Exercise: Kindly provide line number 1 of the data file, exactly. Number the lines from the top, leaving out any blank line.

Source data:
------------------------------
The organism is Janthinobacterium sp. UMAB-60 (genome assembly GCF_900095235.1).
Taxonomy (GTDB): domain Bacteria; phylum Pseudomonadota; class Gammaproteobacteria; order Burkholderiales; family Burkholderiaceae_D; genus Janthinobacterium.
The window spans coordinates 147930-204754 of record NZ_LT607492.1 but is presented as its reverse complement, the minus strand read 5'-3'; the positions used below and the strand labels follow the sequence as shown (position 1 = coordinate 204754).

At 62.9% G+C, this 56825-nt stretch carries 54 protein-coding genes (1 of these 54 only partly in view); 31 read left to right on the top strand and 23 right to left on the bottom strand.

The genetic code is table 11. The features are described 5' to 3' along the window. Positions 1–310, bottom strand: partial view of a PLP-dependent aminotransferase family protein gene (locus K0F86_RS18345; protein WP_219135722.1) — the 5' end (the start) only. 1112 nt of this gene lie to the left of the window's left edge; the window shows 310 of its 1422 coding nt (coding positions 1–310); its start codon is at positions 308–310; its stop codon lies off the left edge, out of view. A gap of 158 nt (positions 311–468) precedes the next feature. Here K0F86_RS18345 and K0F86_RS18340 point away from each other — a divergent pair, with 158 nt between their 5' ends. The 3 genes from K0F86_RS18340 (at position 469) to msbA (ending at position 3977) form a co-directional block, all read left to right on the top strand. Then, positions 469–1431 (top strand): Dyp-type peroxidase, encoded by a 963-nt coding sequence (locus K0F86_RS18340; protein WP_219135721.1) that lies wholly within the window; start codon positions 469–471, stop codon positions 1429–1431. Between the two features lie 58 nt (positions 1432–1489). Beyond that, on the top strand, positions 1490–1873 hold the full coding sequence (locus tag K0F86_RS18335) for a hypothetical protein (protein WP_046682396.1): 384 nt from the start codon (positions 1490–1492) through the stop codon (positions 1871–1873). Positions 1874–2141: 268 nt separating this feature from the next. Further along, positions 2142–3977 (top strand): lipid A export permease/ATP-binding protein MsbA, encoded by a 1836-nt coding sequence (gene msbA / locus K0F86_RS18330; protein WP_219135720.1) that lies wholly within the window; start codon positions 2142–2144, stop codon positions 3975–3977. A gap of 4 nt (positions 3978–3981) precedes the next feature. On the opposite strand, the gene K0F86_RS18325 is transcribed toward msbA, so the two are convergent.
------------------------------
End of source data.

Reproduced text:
The organism is Janthinobacterium sp. UMAB-60 (genome assembly GCF_900095235.1).